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We first discovered last July that Instagram had banned the hashtag #goddess.
The sudden removal of the #goddess tag sparked outrage among religious groups and women’s rights activists—and the tag #bringbackgoddess quickly filled the void. Then Instagram banned the tag #curvy, pissing off plus-size women and body positivity activists.
On Wednesday, we discovered that the problem was much bigger than just two banned feminism-centered hashtags. According to research compiled by Nick Drewe for his social data blog the Data Pack, the list of censored Instagram hashtags is long and slightly disturbing.
Not only were #goddess and #curvy still banned, but so were tags like #woman, #women, #womencrushwednesday, #bi, #lesbian, #lesbiansofinstagram, #gays, #iamgay, and multiple other tags that represent identities.
What’s up with Instagram censoring women and the LGBT community?
The Daily Dot sent a request for comment to an Instagram spokesperson on Wednesday evening and will update this story when a reply is received.
Last July, the photo-sharing app’s justification for banning the oddly non-threatening tags was simple: the community abused them, uploading nude and sexual content that defied Instagram’s content rules and tagging it with terms like #curvy, #goddess, and other words that aren’t typically associated with porn.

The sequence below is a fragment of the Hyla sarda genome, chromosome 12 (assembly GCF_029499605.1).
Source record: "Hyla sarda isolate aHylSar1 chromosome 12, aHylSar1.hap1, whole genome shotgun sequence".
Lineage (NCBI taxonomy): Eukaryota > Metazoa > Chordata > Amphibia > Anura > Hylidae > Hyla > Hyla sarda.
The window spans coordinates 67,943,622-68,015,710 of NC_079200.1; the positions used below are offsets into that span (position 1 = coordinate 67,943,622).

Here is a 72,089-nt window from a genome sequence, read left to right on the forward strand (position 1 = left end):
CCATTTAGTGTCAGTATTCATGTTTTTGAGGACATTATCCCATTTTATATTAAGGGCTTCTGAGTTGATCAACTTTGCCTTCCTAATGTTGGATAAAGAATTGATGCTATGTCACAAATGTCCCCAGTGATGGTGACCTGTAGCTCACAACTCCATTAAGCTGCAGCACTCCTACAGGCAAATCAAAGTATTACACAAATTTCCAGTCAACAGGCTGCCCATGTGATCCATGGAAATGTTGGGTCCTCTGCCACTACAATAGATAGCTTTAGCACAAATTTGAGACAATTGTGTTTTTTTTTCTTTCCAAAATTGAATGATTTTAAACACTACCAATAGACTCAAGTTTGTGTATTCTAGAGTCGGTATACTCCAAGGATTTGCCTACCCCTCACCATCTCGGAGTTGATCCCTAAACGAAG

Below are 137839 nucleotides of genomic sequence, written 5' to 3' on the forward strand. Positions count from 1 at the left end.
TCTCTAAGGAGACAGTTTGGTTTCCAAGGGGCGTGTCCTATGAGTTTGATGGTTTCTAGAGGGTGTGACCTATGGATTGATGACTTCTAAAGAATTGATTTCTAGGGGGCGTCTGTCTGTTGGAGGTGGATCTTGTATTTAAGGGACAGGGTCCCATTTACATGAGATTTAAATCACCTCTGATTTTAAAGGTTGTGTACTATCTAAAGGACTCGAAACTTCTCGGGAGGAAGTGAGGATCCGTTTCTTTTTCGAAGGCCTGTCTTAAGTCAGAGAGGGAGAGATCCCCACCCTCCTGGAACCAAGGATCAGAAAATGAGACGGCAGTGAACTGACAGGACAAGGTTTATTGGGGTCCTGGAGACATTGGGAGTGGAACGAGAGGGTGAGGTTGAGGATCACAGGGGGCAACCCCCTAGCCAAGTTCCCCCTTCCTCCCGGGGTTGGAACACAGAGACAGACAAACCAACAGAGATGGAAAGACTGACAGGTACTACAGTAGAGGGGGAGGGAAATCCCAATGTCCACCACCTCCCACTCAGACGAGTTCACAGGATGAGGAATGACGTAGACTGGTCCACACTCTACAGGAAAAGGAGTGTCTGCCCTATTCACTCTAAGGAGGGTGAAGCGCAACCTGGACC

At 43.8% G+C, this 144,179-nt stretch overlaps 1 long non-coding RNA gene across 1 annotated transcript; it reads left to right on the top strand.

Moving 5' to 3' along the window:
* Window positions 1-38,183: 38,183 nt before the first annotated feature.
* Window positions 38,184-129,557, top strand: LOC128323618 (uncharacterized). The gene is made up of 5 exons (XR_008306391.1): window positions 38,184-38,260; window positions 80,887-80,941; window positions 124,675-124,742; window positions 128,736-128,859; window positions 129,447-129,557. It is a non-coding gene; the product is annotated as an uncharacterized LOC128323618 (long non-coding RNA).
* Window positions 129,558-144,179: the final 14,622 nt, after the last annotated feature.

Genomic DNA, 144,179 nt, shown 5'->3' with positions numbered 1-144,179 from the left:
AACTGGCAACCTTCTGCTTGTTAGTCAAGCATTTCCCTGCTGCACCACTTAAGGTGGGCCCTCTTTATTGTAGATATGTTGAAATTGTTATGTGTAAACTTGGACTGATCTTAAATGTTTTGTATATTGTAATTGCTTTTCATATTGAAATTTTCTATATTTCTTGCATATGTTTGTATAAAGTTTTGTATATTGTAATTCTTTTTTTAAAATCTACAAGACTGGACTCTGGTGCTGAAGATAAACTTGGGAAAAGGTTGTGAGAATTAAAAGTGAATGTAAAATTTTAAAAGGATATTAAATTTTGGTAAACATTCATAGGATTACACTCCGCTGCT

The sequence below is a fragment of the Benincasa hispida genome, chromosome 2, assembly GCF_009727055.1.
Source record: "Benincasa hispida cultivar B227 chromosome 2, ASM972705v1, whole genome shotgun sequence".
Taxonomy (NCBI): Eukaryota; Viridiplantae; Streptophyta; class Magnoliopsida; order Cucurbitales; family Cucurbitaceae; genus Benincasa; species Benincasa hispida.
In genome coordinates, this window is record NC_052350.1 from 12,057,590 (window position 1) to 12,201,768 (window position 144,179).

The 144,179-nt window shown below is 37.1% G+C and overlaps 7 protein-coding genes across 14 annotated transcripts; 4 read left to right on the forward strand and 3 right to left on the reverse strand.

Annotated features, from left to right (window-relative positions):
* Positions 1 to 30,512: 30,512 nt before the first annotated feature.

An Instagram spokesperson told the Daily Dot in July that the company was working to restore the tags and that misused tags are only blocked temporarily.
In this case, #goddess was consistently being used to share content that violates our guidelines around nudity. We’ve taken similar action on dozens of hashtags because they were being used to share inappropriate content. We’re working on a way to more quickly restore certain hashtags that have previously been blocked.
As Drewe explained in his published list of banned tags, Instagram censors tags on two separate levels: there are explicit tags (like #anal) that are permanently banned, and there are “currently hidden” tags (like #goddess) that are sometimes restored after porn-spamming ceases.
Drewe researched the censored tags using the company’s own API platform, which allows developers to create pairing applications and companies to track user data. He explained on the Data Pack blog that he wrote a program to double-check whether tags listed as banned in the API were, in fact, still blocked.
Some temporarily hidden tags bring up a limited set of “top posts” and a message that explains the current blocked status of the tag. But on Wednesday, a series of searches for tags like #women and #lesbian revealed that sometimes an explainer pops up, while sometimes searching for the same hashtag reveals nothing at all.
For example, typing #lesbian into the search field brings up a blank—other than the tricky #lësbian workaround that is full of photos. But if you type just the word “lesbian” into the search field without a hashmark, then a smattering of top photos appears along with an explainer about why the rest are hidden.
While the overview of Instagram’s currently banned tags doesn’t make the app look LGBT- or woman-friendly, other terms on the list of censored tags are just plain weird.
It’s hard to imagine that people have been uploading so much porn to the #kansas, #easter, or #workflow hashtags that Instagram had to censor them. And we’re pretty sure we don’t even want to know what happened to make the company block #gloves.
Yet those hashtags are all currently censored—and as with the 10-month wait for #goddess to return, it’s unclear whether they will ever be restored.
Mary Emily O'Hara is an LGBTQ reporter. Her work has appeared in Rolling Stone, NBC Out, Daily Dot, Broadly, Vice, the Daily Beast, the Advocate, Huffington Post, DNAinfo, Al Jazeera, and Portland's Pulitzer Prize-winning newsweekly Willamette Week, among other outlets.